Choosing where to retire — or where not to retire — can be as complicated and individualized a process as preretirement income continuation planning. From a tax perspective, however, there are some states that simply miss the mark when it comes to providing retirees with incentives that are available elsewhere.
Importantly, many states impose a state income tax on Social Security and traditional retirement benefits that can substantially increase a retiree’s overall tax liability (when federal taxation is also considered). Several other states impose state estate or inheritance taxes with exemption levels that are significantly below the federal mark, so that additional (and potentially expensive) planning may be required to reduce the size of the taxable estate. Seniors who anticipate owning valuable property should pay particular attention to the property tax rates imposed by the state (and particular locality) in which they intend to retire—noting that in many states, there are few exemptions for retirees. This article explores the tax treatment of retirees in ten of the least tax-friendly states for retirees.
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Vermont may be an ideal retirement location for active retirees looking to take advantage of skiing and the beautiful scenery in the area, but retirees should note that Vermont is one of the few states in the nation that does not provide a state income tax exemption for Social Security benefits. In fact, Vermont’s income tax, which ranges from 3.55–8.95 percent, is imposed on all types of traditional retirement income except for Railroad Retirement benefits. Even out-of-state pension payments are fully taxed. Similarly, Vermont fails to grant property tax exemptions for senior citizens, though lower-income Vermont residents can qualify for a partial rebate of their school and municipal taxes (generally, this rebate is phased out if income exceeds about $100,000). Vermont does impose an estate tax, and the exemption ($2.75 million) is much lower than the federal exemption — with no portability between spouses. The state sales tax, which does not apply to either prescription or non-prescription drugs, is relatively average at 6 percent.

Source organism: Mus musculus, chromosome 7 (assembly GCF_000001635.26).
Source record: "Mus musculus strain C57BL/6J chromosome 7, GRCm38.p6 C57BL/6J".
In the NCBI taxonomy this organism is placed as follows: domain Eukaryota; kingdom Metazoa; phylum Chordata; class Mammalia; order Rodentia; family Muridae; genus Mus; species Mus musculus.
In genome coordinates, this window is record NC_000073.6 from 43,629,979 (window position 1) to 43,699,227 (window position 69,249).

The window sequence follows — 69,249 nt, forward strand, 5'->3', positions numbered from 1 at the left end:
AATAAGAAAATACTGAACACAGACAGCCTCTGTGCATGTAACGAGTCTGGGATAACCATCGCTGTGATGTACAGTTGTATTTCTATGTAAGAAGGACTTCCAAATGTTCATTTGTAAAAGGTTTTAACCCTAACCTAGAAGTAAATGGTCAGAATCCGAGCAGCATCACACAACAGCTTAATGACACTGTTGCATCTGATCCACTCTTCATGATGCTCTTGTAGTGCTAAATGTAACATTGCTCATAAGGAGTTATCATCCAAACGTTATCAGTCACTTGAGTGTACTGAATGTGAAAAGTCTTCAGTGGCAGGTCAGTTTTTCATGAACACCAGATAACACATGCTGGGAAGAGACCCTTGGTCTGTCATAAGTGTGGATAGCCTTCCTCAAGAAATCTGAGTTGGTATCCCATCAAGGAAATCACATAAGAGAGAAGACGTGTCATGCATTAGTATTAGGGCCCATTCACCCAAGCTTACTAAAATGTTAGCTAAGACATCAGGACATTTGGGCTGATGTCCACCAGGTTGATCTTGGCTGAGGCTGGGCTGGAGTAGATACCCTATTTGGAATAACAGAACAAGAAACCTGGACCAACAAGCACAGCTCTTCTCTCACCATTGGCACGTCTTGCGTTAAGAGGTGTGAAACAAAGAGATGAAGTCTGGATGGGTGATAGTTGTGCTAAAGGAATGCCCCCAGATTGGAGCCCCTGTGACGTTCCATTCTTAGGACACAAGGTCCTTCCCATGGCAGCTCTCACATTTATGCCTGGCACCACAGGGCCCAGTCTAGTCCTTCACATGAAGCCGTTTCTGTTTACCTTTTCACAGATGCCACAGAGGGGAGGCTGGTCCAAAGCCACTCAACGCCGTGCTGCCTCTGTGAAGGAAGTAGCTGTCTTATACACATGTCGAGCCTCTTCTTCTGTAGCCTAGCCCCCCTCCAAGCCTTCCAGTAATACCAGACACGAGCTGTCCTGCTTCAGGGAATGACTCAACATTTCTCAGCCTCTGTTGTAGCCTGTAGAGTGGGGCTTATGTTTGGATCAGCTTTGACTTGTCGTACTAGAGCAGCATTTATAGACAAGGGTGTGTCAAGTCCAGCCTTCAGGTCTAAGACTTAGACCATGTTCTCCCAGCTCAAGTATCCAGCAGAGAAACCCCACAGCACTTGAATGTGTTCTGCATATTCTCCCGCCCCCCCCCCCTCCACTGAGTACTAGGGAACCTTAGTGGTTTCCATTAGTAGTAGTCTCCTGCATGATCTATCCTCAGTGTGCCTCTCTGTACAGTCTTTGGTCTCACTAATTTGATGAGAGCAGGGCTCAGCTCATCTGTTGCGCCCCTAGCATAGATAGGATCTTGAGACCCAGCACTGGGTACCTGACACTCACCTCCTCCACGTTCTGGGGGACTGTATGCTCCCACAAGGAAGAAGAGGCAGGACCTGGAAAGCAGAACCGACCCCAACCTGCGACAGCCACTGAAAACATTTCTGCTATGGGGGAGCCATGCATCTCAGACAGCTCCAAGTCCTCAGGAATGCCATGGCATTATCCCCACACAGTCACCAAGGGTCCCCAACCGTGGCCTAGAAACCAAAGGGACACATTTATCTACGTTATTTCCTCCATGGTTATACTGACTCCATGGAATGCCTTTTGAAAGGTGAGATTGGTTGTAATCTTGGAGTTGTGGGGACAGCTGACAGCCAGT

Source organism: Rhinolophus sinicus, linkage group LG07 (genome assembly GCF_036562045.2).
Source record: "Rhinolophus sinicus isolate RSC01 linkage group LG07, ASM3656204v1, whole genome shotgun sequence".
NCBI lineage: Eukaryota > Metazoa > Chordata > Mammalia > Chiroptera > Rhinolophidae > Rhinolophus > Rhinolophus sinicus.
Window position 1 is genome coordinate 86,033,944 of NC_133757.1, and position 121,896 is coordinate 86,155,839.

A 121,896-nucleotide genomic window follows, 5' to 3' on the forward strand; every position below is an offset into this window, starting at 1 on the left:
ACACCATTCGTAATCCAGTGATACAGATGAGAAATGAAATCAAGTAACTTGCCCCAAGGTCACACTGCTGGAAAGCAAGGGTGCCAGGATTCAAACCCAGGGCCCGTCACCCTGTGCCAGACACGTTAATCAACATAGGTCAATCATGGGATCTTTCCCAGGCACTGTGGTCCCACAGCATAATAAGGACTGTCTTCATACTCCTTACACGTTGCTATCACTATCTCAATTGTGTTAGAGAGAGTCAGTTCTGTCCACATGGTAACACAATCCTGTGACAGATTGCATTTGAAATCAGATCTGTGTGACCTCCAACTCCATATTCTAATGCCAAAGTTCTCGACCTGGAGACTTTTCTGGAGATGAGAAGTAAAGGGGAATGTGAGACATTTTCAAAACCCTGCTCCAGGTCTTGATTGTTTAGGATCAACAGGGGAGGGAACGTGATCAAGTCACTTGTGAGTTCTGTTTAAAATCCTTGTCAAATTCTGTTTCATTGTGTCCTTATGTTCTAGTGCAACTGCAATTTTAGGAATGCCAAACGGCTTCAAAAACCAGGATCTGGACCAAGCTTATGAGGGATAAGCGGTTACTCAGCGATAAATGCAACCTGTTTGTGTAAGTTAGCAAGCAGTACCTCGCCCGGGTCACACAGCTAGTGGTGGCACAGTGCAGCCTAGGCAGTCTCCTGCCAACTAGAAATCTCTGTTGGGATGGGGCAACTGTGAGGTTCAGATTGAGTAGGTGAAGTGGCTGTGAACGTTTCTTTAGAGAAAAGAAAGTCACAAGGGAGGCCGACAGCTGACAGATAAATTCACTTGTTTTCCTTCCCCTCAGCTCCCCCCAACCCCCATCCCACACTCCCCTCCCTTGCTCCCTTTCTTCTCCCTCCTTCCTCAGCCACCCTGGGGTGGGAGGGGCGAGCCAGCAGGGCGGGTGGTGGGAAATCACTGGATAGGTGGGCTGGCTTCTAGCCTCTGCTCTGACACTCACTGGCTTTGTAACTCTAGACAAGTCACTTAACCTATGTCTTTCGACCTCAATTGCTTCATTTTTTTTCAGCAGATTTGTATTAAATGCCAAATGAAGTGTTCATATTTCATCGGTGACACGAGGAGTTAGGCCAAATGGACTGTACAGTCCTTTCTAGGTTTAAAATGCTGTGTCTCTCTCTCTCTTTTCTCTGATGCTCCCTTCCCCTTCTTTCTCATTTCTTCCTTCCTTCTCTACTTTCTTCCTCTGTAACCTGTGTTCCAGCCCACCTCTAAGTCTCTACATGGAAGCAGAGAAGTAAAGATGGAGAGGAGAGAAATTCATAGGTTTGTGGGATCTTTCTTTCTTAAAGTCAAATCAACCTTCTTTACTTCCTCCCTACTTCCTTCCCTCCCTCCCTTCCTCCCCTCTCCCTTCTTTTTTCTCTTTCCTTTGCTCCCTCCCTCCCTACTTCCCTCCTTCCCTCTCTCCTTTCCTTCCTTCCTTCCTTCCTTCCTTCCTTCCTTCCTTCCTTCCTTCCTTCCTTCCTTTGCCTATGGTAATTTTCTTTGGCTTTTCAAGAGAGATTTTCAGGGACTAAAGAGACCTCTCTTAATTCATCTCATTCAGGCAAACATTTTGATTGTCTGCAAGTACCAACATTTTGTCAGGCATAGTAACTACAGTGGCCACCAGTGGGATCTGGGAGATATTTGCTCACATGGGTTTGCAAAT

Rhode Island might have once topped the list of the worst states for retirees, but the state has been moving to modify its state tax system to become more tax-friendly. Currently, Social Security benefits are fully taxed at a state income rate that ranges from 3.75–5.99 percent (the top rate has recently been reduced from nearly 10 percent). However, legislation was introduced early in 2015 and, if passed, will eventually eliminate the state income tax on Social Security benefits — so taxpayers should be on the lookout for change if Rhode Island is an appealing retirement destination. Similarly, Rhode Island recently increased its estate tax exemption from around $900,000 to $1.5 million beginning in 2015 — still well below the federal mark, though Rhode Island state estate taxes are much lower, and top out at about 16 percent for the largest estates. Property taxes, though imposed by the city or town, rather than the state, are among the highest in the nation — and the state property tax credit for retirees aged 65 and older isn’t particularly valuable, since it tops out at around $300 for retirees with income of $30,000 or less. State sales tax is set at 7 percent, though, like many states, prescription and non-prescription drugs are exempt.